Animal Intelligence

Animal Learning and Intelligence News -- ScienceDaily Read about the latest research on animal learning and intelligence, including studies on elephants, apes, birds and dogs.

  • Piglets prefer new toys, behavior study shows
    on June 21, 2017 at 4:53 pm

    We can't help but be tempted by new things. We see it in a child's eyes when she opens a new toy, and feel it every time a new version of the iPhone is released. It turns out our preference for shiny, new things is pretty universal throughout the animal kingdom. Yes, even piglets prefer new toys. […]

  • Cockatoos keep their tools safe
    on May 16, 2017 at 1:11 pm

    Only a few animal species such as New Caledonian crows or some primates have so far been found to habitually use tools. Even fewer can manufacture their own tools. Nevertheless, the Goffin's cockatoo, an Indonesian parrot, exhibit both abilities while seemingly lacking a genetic adaptation for tool use. Researchers have now shown yet another tool-related ability in these clever parrots. […]

  • How dogs interact with others plays a role in decision-making
    on April 24, 2017 at 6:22 pm

    Dynamics between familiar dogs may influence their likelihood of learning from each other, new research shows. How dogs interact with others plays a big role in how they respond under conditions that require quick thinking. […]

  • Elephants' 'body awareness' adds to increasing evidence of their intelligence
    on April 12, 2017 at 12:53 pm

    Asian elephants are able to recognize their bodies as obstacles to success in problem-solving, further strengthening evidence of their intelligence and self-awareness, according to a new study. […]

  • You spy with your little eye, dogs can adopt the perspective of humans
    on April 7, 2017 at 1:18 pm

    Humans are able to interpret the behavior of others by attributing mental states to them (and to themselves). By adopting the perspectives of other persons, they can assume their emotions, needs and intentions and react accordingly. In the animal kingdom, the ability to attribute mental states (Theory of Mind) is a highly contentious issue. Cognitive biologists could demonstrate with a new test procedure that dogs are not only able to identify whether a human has an eye on a food source and, therefore, knows where the food has been hidden. They can also apply this knowledge in order to correctly interpret cues by humans and find food they cannot see themselves. […]

  • Do smart songbirds always get the girl?
    on April 3, 2017 at 1:13 pm

    Compelling evidence shows females prefer mates with better cognitive abilities in a number of animals and even humans. For male songbirds, their ability to sing complex songs has been suggested to signal cognitive ability and is vital for attracting females as well as repelling rival males. What's not clear is how female songbirds can judge the cognitive abilities of potential mates, which is a necessary first step if smarter mates are preferred over their not-as-smart counterparts. […]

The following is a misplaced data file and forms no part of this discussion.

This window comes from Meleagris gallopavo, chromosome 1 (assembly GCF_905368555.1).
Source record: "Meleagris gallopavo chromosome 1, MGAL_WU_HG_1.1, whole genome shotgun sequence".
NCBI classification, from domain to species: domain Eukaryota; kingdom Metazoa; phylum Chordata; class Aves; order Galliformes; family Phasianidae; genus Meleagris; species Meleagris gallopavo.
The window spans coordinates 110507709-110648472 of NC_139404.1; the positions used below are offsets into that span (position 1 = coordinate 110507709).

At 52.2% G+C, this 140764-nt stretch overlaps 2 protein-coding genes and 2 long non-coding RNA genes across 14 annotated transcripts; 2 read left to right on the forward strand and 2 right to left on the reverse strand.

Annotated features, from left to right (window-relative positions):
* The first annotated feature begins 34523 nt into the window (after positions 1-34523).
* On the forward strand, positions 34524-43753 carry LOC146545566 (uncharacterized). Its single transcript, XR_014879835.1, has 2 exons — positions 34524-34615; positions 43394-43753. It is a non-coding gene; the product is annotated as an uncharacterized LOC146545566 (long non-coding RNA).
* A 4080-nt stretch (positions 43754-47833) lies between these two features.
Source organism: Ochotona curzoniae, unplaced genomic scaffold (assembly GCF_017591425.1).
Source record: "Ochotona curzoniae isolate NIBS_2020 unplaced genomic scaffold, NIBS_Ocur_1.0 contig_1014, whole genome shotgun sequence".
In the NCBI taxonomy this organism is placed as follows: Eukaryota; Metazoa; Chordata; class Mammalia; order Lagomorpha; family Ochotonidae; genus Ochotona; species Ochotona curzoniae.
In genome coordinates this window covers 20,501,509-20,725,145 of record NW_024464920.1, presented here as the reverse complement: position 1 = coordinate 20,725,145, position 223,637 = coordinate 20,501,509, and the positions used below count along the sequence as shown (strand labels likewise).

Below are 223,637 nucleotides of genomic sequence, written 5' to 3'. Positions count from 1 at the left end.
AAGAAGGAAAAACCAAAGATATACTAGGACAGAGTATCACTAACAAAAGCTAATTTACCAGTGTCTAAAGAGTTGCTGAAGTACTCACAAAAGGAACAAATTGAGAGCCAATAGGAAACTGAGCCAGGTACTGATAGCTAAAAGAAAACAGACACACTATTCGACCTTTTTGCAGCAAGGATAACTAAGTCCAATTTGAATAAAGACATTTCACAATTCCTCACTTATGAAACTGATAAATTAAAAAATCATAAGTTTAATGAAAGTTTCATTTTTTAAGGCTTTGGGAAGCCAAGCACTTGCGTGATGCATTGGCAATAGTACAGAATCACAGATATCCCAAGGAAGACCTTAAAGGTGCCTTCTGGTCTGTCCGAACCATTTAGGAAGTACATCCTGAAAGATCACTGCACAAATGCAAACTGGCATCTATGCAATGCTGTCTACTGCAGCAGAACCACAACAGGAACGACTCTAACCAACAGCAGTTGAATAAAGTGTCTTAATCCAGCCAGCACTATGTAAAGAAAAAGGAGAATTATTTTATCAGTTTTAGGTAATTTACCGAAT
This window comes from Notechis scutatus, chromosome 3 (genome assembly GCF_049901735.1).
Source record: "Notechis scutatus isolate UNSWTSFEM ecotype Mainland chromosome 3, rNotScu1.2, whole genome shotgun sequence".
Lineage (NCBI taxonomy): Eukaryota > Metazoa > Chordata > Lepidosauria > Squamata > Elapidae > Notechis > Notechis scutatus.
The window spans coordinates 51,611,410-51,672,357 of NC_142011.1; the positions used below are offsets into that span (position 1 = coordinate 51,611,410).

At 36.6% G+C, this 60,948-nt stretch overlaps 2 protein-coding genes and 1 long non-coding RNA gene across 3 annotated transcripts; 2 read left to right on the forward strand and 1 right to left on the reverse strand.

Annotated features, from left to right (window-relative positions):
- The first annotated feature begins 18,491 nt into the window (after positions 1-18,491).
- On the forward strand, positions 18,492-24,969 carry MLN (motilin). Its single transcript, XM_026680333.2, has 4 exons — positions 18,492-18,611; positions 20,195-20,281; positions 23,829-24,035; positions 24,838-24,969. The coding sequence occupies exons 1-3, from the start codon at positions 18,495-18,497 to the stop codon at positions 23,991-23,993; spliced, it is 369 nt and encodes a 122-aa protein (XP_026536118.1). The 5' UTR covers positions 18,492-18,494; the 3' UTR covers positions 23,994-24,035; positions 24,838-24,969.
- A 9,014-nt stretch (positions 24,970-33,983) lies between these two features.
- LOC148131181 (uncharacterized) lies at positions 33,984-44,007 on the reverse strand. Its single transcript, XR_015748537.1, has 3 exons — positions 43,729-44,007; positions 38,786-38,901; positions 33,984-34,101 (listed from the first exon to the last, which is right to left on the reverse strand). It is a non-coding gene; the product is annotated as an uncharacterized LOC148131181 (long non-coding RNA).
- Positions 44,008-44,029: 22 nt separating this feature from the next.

• Brain scans of service-dog trainees help sort weaker recruits from the pack
    on March 7, 2017 at 3:04 pm

    Brain scans of canine candidates to assist people with disabilities can help predict which dogs will fail a rigorous service training program, a study by finds. The study found that fMRI boosted the ability to identify dogs that would ultimately fail service-dog training to 67 percent, up from about 47 percent without the use of fMRI. […]

  • Horse-riding can improve children's cognitive ability
    on March 2, 2017 at 4:58 pm

    Recent research shows that the effects of vibrations produced by horses during horse-riding lead to the activation of the sympathetic nervous system, which improves learning in children. […]

  • Dogs, toddlers show similarities in social intelligence
    on February 27, 2017 at 5:51 pm

    Researchers have found that dogs and 2-year-old children show similar patterns in social intelligence, much more so than human children and one of their closest relatives: chimpanzees. The research could help scientists better understand how humans evolved socially. […]

  • Delaying marijuana smoking to age 17 cuts risks to teens' brains, new study suggests
    on January 26, 2017 at 2:46 am

    Adolescents who smoke marijuana as early as 14 do worse by 20 points on some cognitive tests and drop out of school at a higher rate than non-smokers. But if they hold off until age 17, they're less at risk. […]

  • Macaques, like humans, know how well they can recall memories
    on January 12, 2017 at 7:12 pm

    Researchers have pinpointed a brain region monkeys use to evaluate their ability to recall memories. To date, this metamemory process, which requires a higher level of self-reflection about our own cognition, was thought by some to be unique to humans, though this research suggests otherwise. […]

  • Think chicken: Think intelligent, caring and complex
    on January 3, 2017 at 2:19 pm

    Chickens are not as clueless or 'bird-brained' as people believe them to be. They have distinct personalities and can outmaneuver one another. They know their place in the pecking order, and can reason by deduction, which is an ability that humans develop by the age of seven. Chicken intelligence is therefore unnecessarily underestimated and overshadowed by other avian groups. […]

  • When horses are in trouble they ask humans for help
    on December 15, 2016 at 1:08 pm

    When horses face unsolvable problems, they use visual and tactile signals to get human attention and ask for help, a new study has demonstrated. The study also suggests that horses alter their communicative behavior based on humans' knowledge of the situation. […]

  • Nutrition linked to brain health and intelligence in older adults
    on December 13, 2016 at 4:31 pm

    A study of older adults links consumption of a pigment found in leafy greens to the preservation of 'crystallized intelligence,' the ability to use the skills and knowledge one has acquired over a lifetime. […]